My accountability group talked a bit before in our How I Write series in the posts on Building Character, but I wanted to take a closer look at some ways to create character depth, to make them unique, not just in your book, but in the market place.
WHY do we want to read about these characters, spend time with them and even revisit some of them? And WHY will we identify with them and CARE about their successes and failures? And, what can writers do when building characters so that they come alive on the page for readers?
1. Not just Faults, but Contradictions
Perfect characters are BORING! But in addition to giving them some quirks and character flaws, go farther. Give them contradictory details. Make the bad guy have a soft spot for small helpless fuzzy things. Too easy? Make your main character hold a strong opinion about something and then act in a hypocritical fashion.
2. Go Beyond Stereotypes & Archetypes
Yes, they exist because they’re familiar and recognizable. Are they interesting? Where’s the surprise? Where’s the mystery? Most people don’t like cardboard pizza. They don’t like cardboard characters either.
3. Go Beyond GMC
Deb Dixon‘s idea of Goal, Motivation and Conflict works well at the larger scale. But how many authors drill down with it to the smaller scale? How do those three elements color even their smallest actions and decisions? Weave it in, so it’s an integral part of the story fabric.
4. Vocations & Avocations
So your character has a job or a hobby. That’s nice. Go deeper. How does that influence their vocabulary, their insights, their relationship with others, their smaller actions and decisions? Do they live and breathe it? Or is it just another gloss coat? How does this profession or passion affect the plot? WHY did they/you make this choice? If you can swap it out easily, consequently you haven’t gone deep enough.
5. Use Varying Degrees of Focus and Distance
You know how some photographs are more interesting because not EVERYTHING is sharp and competing for your attention? Think of the difference between your mental definitions of “snap shot” and “photograph”. Good photos tell stories too. They also leave a bit of mystery and interpretation to the viewer. Writers can do similar things. By focusing on different aspects of your character at different times in the book, you can draw the reader in and let them explore what makes your characters tick. Then, only when you absolutely need to, reveal what you’ve hinted at in the shadows and the murky background to bring the whole picture into sharp focus when it will mean the most to the reader.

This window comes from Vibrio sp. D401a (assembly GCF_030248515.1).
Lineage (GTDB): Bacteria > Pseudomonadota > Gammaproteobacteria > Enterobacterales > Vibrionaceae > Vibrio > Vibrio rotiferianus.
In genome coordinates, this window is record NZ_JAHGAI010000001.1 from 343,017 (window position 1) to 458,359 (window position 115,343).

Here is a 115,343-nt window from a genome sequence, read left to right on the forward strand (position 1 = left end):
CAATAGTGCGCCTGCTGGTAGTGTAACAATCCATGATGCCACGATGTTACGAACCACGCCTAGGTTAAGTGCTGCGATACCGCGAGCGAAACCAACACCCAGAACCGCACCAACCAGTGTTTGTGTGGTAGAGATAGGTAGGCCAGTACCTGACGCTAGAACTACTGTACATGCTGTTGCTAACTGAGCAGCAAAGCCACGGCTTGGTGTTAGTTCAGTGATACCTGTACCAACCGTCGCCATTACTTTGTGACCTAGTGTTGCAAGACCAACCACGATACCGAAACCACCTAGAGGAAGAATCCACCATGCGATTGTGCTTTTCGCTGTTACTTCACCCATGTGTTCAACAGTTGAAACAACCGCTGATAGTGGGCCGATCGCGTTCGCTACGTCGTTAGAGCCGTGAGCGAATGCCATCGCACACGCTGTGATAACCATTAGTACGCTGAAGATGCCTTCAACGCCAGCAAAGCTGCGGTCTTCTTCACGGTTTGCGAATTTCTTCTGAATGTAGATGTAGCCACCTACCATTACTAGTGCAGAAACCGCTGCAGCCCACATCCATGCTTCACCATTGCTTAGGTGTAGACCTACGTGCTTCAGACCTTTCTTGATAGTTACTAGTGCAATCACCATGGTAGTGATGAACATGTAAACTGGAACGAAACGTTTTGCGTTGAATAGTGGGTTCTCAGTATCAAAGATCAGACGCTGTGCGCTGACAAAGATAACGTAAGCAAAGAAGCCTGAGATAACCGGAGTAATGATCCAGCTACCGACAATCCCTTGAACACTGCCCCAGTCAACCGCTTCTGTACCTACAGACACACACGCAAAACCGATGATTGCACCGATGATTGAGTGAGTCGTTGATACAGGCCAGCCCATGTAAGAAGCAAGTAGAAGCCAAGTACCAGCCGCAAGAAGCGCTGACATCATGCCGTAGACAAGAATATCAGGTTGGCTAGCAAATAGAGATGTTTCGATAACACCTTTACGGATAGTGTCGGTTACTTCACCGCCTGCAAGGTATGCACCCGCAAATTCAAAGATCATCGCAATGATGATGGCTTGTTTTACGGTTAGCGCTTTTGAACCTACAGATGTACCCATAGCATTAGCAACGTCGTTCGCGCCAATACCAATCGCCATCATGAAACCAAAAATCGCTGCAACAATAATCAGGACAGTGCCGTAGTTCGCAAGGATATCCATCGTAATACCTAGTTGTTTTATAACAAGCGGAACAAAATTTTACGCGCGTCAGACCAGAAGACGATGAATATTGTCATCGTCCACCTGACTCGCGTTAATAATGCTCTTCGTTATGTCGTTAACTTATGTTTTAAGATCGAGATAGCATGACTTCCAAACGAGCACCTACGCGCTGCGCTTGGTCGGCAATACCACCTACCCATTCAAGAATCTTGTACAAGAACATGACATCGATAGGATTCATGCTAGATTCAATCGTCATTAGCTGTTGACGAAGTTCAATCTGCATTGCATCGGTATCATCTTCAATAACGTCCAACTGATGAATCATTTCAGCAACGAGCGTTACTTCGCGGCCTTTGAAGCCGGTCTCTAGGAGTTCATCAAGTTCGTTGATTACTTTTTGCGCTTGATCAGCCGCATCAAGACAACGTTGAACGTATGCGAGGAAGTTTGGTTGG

6. Go Big or Go Home
Don’t settle for making average characters do ordinary things. What can you do to pump them up and make it so the reader believes they may not overcome the high stakes they’re up against? What about your characters keeps the reader’s hope burning that they WILL succeed? This is where many characters who are deemed Too Stupid To Live (TSTL) fail the reader. The reader therefore has lost all hope for this character and may actually be rooting against them.
7. Dig Deep, Put Yourself In There
This is probably the hardest one for me to do personally. It doesn’t have to be the biggest, most traumatic event in your life, but we all share common experiences: happiness, sorrow, regret, hope, frustration, anger. Find ways to channel situations you know into your writing. The story details don’t have to be autobiographical, but use the feelings, both emotional and physical to connect your characters to your reader. For me, this is “write what you know” writ large!
Have I missed anything? What are some of the things that make you fall in love with a character or wish you could know them in real life? What makes YOU care about a fictional person’s success or failure?
And if you’d like to read about what the rest of my group suggests for ways to deepen characters, you can find their blogs here: